"I have no idea where we are, Emma, no idea." He jerked the wheel to the left and pulled the car to a rough stop a gas station. "These neighborhoods are only getting worse though, and it's almost dark. I don't want to get lost."
"Yeah," I nodded, watching a man push off the wall and stumble toward us. He was clutching a bottle wrapped in a brown paper bag in one hand, and a tattered coat was flapping around his knees. "We need to get our bearings."
"You stay here, okay?" He gestured toward the man. "I'm going to ask that guy for directions."
"Okay," I agreed.
I watched their faces, half in shadow and half in light as the fluorescent lights flickered overhead. Their mouths were forming words I couldn't understand, but I was surprised when he was back in just under two minutes, red-faced and jamming the keys into the ignition.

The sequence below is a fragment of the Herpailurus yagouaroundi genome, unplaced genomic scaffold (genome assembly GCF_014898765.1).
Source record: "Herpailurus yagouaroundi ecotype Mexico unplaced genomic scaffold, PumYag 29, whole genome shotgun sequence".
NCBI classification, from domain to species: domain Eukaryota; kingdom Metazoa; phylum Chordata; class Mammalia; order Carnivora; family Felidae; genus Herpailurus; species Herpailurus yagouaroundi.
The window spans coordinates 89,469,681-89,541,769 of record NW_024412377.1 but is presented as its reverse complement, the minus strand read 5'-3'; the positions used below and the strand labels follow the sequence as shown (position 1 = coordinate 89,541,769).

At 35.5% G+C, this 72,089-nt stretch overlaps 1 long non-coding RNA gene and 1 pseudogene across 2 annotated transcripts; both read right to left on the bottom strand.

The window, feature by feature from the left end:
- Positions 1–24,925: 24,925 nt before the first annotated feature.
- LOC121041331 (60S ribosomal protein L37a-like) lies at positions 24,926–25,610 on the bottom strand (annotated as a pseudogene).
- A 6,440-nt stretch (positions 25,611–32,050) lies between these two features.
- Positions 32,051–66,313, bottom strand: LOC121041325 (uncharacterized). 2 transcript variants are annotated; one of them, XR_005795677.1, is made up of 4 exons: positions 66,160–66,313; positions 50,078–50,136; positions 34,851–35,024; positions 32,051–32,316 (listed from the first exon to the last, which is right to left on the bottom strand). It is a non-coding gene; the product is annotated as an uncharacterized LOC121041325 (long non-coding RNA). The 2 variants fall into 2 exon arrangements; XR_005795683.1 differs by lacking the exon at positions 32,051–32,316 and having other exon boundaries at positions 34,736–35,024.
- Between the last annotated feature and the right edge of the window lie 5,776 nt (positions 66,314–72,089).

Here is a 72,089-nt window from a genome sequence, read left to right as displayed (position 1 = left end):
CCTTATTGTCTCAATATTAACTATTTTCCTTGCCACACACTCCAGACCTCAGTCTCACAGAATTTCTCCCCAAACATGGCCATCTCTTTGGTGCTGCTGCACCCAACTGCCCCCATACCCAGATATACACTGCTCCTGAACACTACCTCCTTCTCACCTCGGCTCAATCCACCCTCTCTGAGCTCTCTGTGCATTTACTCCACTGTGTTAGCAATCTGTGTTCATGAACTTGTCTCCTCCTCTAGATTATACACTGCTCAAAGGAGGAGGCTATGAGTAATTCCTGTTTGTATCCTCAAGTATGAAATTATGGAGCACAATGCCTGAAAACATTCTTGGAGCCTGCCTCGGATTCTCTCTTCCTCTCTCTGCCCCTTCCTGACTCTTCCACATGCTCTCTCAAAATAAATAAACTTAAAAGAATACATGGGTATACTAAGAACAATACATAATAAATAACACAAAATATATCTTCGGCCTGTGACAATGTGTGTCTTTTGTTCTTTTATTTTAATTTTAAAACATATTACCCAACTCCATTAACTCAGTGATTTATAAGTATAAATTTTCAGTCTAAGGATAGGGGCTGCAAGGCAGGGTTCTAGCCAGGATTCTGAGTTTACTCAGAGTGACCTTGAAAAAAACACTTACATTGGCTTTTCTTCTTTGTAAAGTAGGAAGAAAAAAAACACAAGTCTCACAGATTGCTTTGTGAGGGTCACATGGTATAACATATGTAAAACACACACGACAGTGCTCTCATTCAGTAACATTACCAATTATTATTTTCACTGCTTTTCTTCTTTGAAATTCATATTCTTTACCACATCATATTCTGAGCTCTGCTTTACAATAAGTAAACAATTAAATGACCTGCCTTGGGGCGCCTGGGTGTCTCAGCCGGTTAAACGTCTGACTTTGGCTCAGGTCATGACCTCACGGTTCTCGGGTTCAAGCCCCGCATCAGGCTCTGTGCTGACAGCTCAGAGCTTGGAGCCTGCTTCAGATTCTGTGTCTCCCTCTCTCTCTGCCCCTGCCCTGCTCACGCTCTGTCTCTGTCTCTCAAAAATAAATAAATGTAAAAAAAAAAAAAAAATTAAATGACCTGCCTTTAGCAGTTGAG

"What happened?" I asked. "Did the guy give you directions?"
"No," he said. Our tires screeched as he pulled out onto the street.
"Shouldn't you have gone in and asked the attendant then?"
"Okay," I hesitated, "but we still don't know where we're going and you're driving really fast. I could've gone in and asked the attendant."
"I just wanted to get out of there, okay? I'll figure out how to get back on the main road --- just give me a minute."
"Why are you snapping at me? What happened?"
"He offered me money."
"Weird. Why are you mad about that though?" I laughed. "Why didn't you just take it?"
"He offered me money for you, Emma. Don't you get it?"
This post was inspired by the novel Prayers for the Stolen by Jennifer Clement. Ladydi was grew up in rural Mexico, where being a girl is a dangerous thing.She and other girls were “made ugly” to keep protect them from drug traffickers and criminal groups. Join From Left to Write on February 18 we discuss Prayers for the Stolen. As a member, I received a copy of the book for review purposes.